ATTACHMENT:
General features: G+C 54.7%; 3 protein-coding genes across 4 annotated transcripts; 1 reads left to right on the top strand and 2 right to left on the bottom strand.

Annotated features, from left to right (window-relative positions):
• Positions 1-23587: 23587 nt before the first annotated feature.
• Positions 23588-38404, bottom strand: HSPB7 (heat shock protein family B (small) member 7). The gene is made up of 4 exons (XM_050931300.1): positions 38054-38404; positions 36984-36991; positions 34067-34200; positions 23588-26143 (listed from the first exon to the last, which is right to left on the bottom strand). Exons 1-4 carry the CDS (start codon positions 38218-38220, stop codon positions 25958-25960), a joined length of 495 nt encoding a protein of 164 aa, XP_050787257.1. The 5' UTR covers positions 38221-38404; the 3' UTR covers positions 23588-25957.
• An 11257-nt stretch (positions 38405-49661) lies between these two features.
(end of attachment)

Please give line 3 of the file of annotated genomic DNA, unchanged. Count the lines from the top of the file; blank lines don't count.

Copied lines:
• Positions 1-23587: 23587 nt before the first annotated feature.